going global, part iii

Quick recap: to scale internationalization (i18n), you need strong tools and processes in place. These posts go through an overview of those tools and processes and how to approach them. 

The first post of this series went through expansion strategy. The second post covered content and communication. In this third and final post, the focus is on some areas of operational i18n that impact product. At the end of the day, every part of the business is impacted by i18n. I'm focusing here on the ones that I believe need the tightest collaboration and providing some examples of what to think about with regards to:

  • content
  • legal
  • payments



I'm referring to content here as structured content that is part of running the business. For example, every market in the world has different car manufacturers, categories and models. A van is not the same thing in every market in the world. That means as you open up new markets, you have to bring in new content sources. For a long time at Uber, we had people manually entering this information and we made a small optimization to simply duplicate original data when creating new cities in the system. Of course, this was not particularly useful for our international cities because the base city that we duplicated was San Francisco. Oops. If we had to do this again, it would have been particularly helpful to rely on standardized sources of information and proactively update that with new sources relevant to the expansion markets. This data will vary by business but as you think about known data, consider what those sources will be and how to get them internationally. Some examples to consider include:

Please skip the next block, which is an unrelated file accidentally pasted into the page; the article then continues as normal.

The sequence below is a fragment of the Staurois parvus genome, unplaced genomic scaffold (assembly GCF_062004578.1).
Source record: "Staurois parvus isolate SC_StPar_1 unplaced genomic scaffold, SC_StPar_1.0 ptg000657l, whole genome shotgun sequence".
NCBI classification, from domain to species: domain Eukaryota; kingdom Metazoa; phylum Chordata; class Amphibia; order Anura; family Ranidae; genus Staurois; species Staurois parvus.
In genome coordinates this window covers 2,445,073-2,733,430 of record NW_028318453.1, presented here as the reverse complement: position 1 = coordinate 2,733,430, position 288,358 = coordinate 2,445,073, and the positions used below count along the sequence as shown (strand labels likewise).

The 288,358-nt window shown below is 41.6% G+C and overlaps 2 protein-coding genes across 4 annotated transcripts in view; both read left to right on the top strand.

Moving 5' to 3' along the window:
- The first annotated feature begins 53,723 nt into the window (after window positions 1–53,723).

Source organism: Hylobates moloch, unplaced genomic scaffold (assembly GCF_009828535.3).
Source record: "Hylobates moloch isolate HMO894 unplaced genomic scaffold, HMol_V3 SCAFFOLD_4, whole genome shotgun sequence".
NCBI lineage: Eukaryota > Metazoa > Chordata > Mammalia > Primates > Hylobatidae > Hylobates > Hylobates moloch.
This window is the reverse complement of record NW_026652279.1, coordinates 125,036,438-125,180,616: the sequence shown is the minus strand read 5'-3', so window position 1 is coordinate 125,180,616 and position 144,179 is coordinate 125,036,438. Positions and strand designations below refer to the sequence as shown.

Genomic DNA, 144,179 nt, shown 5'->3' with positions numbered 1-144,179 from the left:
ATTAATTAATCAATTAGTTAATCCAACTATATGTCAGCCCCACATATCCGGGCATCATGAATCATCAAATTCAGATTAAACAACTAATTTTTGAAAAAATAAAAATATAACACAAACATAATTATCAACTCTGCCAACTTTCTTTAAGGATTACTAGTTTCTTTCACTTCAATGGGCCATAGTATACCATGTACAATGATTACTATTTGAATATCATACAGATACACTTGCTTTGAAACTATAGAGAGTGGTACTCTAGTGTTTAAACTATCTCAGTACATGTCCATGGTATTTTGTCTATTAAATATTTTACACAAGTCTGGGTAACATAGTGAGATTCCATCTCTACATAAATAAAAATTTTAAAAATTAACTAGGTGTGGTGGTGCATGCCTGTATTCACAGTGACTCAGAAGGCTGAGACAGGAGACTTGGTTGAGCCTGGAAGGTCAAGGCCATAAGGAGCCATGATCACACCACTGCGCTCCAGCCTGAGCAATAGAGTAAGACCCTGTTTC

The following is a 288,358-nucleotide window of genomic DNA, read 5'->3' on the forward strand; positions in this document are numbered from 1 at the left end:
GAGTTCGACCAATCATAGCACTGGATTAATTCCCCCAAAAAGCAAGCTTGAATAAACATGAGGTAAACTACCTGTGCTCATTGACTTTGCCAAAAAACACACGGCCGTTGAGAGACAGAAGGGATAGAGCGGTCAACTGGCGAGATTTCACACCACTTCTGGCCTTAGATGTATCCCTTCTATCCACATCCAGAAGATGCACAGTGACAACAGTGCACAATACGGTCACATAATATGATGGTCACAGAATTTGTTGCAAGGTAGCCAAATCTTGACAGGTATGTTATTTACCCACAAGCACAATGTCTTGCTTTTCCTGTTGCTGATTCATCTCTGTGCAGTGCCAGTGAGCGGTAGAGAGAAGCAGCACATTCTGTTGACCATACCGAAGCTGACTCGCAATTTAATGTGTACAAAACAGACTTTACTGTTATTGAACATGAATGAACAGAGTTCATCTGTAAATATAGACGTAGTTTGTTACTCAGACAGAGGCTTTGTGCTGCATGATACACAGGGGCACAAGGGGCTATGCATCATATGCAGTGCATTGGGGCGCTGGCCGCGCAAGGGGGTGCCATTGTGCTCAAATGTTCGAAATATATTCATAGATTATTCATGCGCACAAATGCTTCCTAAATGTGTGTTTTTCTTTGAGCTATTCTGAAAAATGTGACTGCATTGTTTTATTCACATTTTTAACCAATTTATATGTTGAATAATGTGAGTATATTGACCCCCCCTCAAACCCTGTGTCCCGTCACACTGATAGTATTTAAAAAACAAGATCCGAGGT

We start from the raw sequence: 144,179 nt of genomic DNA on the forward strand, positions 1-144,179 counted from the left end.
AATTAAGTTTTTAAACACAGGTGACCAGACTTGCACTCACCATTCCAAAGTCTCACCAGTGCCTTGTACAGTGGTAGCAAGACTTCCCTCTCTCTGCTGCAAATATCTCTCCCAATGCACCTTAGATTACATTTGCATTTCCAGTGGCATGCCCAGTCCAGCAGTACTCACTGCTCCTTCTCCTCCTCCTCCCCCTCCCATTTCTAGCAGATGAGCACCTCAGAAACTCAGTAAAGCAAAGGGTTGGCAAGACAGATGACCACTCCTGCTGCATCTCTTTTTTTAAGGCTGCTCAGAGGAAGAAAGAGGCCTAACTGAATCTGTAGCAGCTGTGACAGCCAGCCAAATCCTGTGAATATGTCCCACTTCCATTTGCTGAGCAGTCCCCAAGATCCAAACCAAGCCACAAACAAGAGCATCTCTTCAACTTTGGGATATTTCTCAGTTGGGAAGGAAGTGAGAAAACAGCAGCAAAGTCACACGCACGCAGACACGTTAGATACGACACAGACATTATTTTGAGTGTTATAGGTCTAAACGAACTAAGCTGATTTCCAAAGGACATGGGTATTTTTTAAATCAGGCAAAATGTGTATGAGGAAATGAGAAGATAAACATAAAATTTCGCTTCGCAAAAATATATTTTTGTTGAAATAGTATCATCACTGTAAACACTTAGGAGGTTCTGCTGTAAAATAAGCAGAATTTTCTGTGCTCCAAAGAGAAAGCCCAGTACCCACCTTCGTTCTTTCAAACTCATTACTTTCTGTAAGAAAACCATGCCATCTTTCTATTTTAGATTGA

• financial markets (stock symbols)
  • food (recipe ingredients, measures)
  • addresses (postal code formats)
  • telephone numbers (formats, country codes)

Work closely with your operations teams to understand what data they need and use on a daily basis to run the business. Even if these data sources aren't integrated into UIs from day one, having the reference will ultimately lead to cleaner data in your systems.



*It should go without saying that I am not a lawyer and this is not legal advice but I'll say it anyway. Please don't take this as legal advice in any way, shape or form.

Regardless of industry and market, there are regulations which require compliance. At the most basic level, that applies to terms and conditions (Ts&Cs) and privacy policies. Corporate structure can also play a role in this, i.e. where your company is headquartered according to your articles of incorporation. For example, if a user with a US credit card who legally resides in Canada goes to France and uses your company's app to do something, what laws govern any potential litigation? I have no idea and you probably don't either. Fortunately, there are people in your company who will be thinking about this, aka your legal team.